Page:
It's a project that most agree would have a regional benefit, but faces long odds in the short term ― a four-lane outer loop freeway around much of the western half of the Kansas City metropolitan area.
It's a project that most agree would have a regional benefit, but faces long odds in the short term ― a four-lane outer loop freeway through much of the western portion of the Kansas City metropolitan area.
But for a meeting about the idea Friday morning in Leavenworth, State Rep. John Bradford, R-40th Dist., gathered a list of attendees that included Kansas Department of Transportation Secretary Mike King and members of the governmental administrations for Johnson, Platte and Wyandotte counties alongside local governmental and business leaders.
The proposed loop stems from the conclusions of KDOT Five County Regional Transportation Study, which included Douglas, Johnson, Wyandotte and Miami in addition to Leavenworth counties. A conceptual drawing of the loop would intersect with U.S. 73 in northern Leavenworth, near the Centennial Bridge, and head south through the western side of both Leavenworth and Johnson counties and then east back into Missouri.
Bradford himself admitted that completing the bypass would not be an easy task ― he said even the proposed route was mostly a preliminary guide. But calling the meeting together was a way to get the conversation started officially.
“We've discussed this on an informal basis,” he said. “Today, we do it with a large group of all of us and the folks who are in this room are decision makers and the people who can affect decisions and can make this a reality. We can take it off the drawing board from 2040, 2050 and make it a reality in the next two to three years and get this thing on the road.”
Kansas transportation officials were more cautious. Early estimates for the complete buildout of the bypass loop start at about $2 billion. And Mike King, Kansas secretary of transportation, said while the project seems worthy of study, KDOT already has billions allocated to other projects in its comprehensive T-WORKS transportation plan.
“This is not something that we don't have in our 10-year program,” he said.
Perhaps the most important development to drive support of the project is the impending opening of the Burlington Northern Santa Fe Railroad intermodal facility and logistics park scheduled for the fall.
Deputy Kansas Transportation Secretary Jerry Younger said that facility could send about 7,500 semi trucks daily through the Kansas City metropolitan area. About 1,500 of them would be headed out of the region either on Interstate 35 or Interstate 29. Another 4,000 could be sent over Interstate 70, Bradford said.
“It's nightmarish,” he said of the potential problems in downtown Kansas City as a result of the added traffic. “We don't want to see that happen. But considering that Edgerton will come online, this now becomes a real feasible option.”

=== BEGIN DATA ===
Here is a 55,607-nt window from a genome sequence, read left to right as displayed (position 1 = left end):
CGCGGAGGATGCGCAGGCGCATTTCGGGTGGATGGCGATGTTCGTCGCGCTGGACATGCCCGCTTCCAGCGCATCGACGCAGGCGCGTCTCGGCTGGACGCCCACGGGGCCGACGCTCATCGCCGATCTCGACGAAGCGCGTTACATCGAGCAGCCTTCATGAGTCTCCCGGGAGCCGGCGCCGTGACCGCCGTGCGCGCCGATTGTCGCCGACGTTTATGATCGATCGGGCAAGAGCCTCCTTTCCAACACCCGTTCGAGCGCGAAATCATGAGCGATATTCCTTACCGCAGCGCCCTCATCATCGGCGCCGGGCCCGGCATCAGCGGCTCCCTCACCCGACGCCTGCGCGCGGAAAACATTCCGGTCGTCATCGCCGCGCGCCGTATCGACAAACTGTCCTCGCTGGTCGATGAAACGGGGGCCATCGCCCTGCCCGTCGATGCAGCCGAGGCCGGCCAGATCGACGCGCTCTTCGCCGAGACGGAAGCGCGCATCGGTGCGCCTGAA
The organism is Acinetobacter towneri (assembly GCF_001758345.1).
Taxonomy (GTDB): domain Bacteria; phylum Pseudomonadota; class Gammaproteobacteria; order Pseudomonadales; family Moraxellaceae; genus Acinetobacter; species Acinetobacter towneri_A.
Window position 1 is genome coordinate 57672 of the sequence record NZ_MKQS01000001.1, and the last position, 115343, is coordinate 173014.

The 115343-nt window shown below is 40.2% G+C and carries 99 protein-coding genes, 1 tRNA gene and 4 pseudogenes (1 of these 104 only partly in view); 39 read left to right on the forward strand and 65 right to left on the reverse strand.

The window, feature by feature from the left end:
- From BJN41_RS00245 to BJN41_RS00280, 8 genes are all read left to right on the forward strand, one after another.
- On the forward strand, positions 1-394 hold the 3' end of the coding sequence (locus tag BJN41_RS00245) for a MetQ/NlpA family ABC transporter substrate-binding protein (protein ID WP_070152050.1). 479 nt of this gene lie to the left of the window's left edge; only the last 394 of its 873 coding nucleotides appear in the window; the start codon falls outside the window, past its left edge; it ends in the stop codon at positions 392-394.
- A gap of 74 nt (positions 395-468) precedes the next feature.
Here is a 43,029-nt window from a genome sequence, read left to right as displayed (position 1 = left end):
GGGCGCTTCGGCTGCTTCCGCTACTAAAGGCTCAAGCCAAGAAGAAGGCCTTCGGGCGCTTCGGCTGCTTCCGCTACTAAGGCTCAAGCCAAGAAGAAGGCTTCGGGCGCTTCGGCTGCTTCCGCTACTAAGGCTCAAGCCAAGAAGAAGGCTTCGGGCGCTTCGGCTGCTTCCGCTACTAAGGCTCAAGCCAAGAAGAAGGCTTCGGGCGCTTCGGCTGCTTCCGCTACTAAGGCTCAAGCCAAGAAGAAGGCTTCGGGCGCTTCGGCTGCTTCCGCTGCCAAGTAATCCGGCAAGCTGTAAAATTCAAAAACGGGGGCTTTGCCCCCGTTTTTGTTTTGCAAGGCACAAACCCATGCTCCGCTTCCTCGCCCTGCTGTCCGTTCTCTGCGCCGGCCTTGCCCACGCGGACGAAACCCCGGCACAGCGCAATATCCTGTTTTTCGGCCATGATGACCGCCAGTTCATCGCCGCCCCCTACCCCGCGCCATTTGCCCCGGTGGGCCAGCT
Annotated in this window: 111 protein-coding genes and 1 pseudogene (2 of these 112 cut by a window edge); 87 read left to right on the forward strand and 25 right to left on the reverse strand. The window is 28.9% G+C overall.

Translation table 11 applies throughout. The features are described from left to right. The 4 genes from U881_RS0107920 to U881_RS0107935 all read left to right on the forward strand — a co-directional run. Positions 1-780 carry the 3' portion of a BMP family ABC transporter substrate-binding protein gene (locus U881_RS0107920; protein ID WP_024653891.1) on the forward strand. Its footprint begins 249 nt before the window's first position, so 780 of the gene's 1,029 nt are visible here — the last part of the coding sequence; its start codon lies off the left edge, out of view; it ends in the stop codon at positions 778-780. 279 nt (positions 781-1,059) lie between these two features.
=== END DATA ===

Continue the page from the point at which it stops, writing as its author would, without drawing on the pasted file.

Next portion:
According to Dick Gibson, executive director of the 27 Committee, an organization that attempts to bolster economic development for Fort Leavenworth, said the region stands to gain from the accessibility that such an outer loop would provide. He said the combined economic impact of both Fort Leavenworth and the Eisenhower Veterans Affairs Medical Center is roughly $4.6 billion a year, a benefit that diffuses to both sides of the state line. Future possibilities include a new prison on the grounds of the U.S. Penitentiary here, a new headquarters for the 35th Infantry Division of the Kansas Army National Guard and, if the federal government moves ahead with a Base Realignment and Closure commission in 2015 as recommended by the White House, addition of entities like the Army War College or the Sergeant Major's Academy currently housed at other military installations to Fort Leavenworth. The outer loop could aid in that.
“We want to set conditions so that economic development can take place,” Gibson said.
Younger said though the outer loop was included in the Five-County Study as a priority, it was not particularly high on that list. But unlike T-WORKS, he said that could shift, and Johnson County, for one, has expressed interest in doing so.
“If there's some support, widespread in what has been the five-county area here, to go back and look at it, certainly we would consider that,” he said.
King also said that, with the recent addition of administration over the toll-funded Kansas Turnpike to his duties, he is willing to look into funding at least part of the project with tolls.
For now, Bradford suggested the parties represented take the information back to their peers and called for another meeting in mid-October.
“Let's see how the world has changed, how the situations have changed,” he said.